Also, I have to give the NXT UK team credit for taking a moment to show Dennis walking away. These moments, when you see the loser of match and how they leave, show a lot of character when handled properly, and I’m happy that the PROGRESS lads working behind the scenes at NXT UK, have managed to bring that touch from their programming to this brand.
Rhea Ripley (c) vs. Toni Storm for the NXT UK Women’s Championship
Another TakeOver hallmark — the sole women’s match on the card being a title defense that could have used more time — still worked well enough for its purpose. (Oh, and before I get to that, Hi Kay Lee Ray and Jazzy Gabert! Great to see you there!)
I’d argue the obvious success of this match is due in part to Storm being allowed to be the underdog. Fighting under a dominant, thirst-inspiring (have you seen her Twitter mentions?) Rhea Ripley, the audience got to see a side of Storm they don’t often get, considering how she steam-rolled through legends in the 2018 Mae Young Classic.
Not only did Storm sell Ripley’s offense well, but when she’s not spending the whole match acting unbeatable, her Snap German Suplexes come across as even more exciting.
A great bit of bookending also added to this match. Ripley got a ton of heat off of torturing Storm, tugging on her hair while it was wrapped up in the ropes, and then Storm’s comeback included grabbing Ripley’s hair during a reversal, giving some edge to the eventual winner.
That being said, this felt a wee bit rushed, and could have stood to have some of the time chewed up by the main event.
Pete Dunne (c) vs. Joe Coffey for the WWE United Kingdom Championship
Again, a babyface working from under helped build a good simmer, but two things hurt this otherwise solid main event. For starters, Dunne’s record-breaking reign has been overshadowing any storytelling, as Coffey, just like every other one of the Bruiserweight’s recent challengers, just didn’t seem like a threat to be the new champ. Fans have become smart enough at this point that anyone following NXT UK’s TV never got a sense of Coffey as someone you could build a whole brand around.
And while this match had plenty of good moments, it never really gelled together for too long. Not only was its middle was a bit soft, but the commentary team over-reached to try and save the match. While I loved Coffey’s vicious submission work, including some Dunne-bending Boston Crab-esque maneuvers, my engagement with the match was broken by the moment when commentary’s Vic Joseph stated “Nobody is sitting” right before the camera showed maybe two rows of fans standing, and many more sitting behind them.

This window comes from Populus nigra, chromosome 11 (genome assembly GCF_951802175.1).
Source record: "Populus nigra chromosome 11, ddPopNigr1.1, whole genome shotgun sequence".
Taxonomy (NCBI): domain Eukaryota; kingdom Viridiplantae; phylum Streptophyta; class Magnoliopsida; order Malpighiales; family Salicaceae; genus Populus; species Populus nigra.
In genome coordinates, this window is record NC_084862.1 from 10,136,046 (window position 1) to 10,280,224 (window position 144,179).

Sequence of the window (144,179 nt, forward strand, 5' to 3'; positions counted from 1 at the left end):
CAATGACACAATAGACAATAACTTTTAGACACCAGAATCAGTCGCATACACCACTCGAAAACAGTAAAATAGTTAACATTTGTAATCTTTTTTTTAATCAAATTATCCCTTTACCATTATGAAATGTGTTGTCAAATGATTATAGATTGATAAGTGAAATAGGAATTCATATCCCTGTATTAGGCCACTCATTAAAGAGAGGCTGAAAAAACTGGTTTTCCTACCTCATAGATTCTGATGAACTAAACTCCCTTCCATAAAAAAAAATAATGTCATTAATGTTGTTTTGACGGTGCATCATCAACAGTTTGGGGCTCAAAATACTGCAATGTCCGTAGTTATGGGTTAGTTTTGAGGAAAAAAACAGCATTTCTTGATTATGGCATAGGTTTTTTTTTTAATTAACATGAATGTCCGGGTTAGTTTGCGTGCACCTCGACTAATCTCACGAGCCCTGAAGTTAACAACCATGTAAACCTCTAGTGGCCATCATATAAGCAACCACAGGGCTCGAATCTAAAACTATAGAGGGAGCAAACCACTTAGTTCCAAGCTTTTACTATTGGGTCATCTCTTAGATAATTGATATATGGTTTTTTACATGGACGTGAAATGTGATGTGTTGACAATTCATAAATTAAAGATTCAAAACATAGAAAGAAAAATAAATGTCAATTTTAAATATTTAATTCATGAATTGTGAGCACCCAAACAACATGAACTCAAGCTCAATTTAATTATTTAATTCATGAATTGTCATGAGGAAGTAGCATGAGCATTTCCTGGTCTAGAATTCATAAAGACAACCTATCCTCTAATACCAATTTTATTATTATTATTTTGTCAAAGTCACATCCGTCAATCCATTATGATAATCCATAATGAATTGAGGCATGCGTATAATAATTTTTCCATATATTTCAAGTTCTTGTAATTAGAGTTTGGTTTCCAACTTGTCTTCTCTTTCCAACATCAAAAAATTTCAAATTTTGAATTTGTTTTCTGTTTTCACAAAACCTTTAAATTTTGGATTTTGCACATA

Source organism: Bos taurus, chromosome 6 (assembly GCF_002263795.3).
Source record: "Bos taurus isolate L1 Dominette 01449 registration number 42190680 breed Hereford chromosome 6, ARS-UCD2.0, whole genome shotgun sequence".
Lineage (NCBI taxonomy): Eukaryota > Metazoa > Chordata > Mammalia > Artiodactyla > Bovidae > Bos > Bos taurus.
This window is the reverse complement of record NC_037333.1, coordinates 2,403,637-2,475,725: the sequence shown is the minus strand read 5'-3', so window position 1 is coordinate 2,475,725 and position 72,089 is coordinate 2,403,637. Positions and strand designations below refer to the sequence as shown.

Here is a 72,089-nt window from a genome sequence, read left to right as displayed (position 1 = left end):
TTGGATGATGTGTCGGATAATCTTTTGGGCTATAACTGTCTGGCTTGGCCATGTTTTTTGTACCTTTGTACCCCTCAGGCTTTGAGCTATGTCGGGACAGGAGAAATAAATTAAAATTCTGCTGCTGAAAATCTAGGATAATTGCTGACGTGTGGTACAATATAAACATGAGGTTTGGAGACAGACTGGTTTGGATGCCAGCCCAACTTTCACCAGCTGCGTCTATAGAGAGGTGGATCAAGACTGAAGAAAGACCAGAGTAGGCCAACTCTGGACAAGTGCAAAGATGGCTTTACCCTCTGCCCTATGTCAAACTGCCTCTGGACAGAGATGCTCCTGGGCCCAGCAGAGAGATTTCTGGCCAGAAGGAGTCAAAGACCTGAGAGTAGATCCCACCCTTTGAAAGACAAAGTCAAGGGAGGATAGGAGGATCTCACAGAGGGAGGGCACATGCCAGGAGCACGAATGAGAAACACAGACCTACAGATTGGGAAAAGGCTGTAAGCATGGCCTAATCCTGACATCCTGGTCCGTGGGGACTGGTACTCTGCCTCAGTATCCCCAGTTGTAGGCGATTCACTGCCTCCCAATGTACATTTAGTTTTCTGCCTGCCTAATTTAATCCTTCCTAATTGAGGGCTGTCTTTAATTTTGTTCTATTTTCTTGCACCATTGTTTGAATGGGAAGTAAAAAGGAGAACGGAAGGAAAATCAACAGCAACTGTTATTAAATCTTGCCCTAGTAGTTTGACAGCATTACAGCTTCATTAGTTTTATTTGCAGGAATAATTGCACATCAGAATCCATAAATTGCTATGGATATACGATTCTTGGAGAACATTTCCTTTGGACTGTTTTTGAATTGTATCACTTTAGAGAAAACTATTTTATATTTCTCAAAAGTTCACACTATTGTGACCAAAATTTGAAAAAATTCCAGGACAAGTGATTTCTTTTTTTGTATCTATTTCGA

Fortunately, Dunne is so beloved that it didn’t really hurt the match too much, as they stayed awake, and woke up for the finishers. Loud, audible gasps following Coffey kicking out after Pete hitting the Bitter End — and Coffey landing that powerbomb onto the apron —brought the tension back. Then, a ton of stomping from both fighters seemed to ratchet up the mood, but by the end of it, we may have been given more scares than were intended though.
Twice, the men worked their way to the top rope, and both times, they fell to the ringside area before a move could be hit. While I didn’t think the first was an obvious accident, the second seemed much more apparent.
Dunne won via submission during some nasty digit manipulation, as his malice is truly his greatest weapon. As much as I liked this match at times, it reminded me of Bobby Roode’s less-than-memorable TakeOver main events.
WALTER is here
And then NXT UK delivered in the way we’ve been trained for NXT TakeOvers to deliver. As Pete posed with his title, as if everything was happy and settled, we heard the all too familiar chords of Dvořák’s Symphony No. 9 IV.
They even did it with the title bug on the bottom right corner of the screen, just as it was when Kevin Owens turned on Sami Zayn, and when Ciampa turned on Gargano.
And The Ring General himself — Big Daddy WALTER — entered, with his tron graphics showing that WWE was keeping the name right. WALTER, fit with a shiny new pseudo-facist coat that has “Ring General” branding on the back, just like one of those tacky back of the shirt graphics on WWE shirts, in WWE.
Shocking all those who didn’t read my Hot Stove article published earlier that day, WALTER got into the ring, and stuffed a big boot into the face of a rising Joe Coffey, knocking the man out of the ring. Then, WALTER hit the pose, Pete puffed his chest up, and that was it. Walter left the ring, respectfully, and Pete’s music played. And everyone went home happy, as that moment was enough to take any bad taste from the length of the main event away.
I’m not keen on ratings systems, so I’ll just say this was a damn good show, especially considering the expectations that come with the word TakeOver.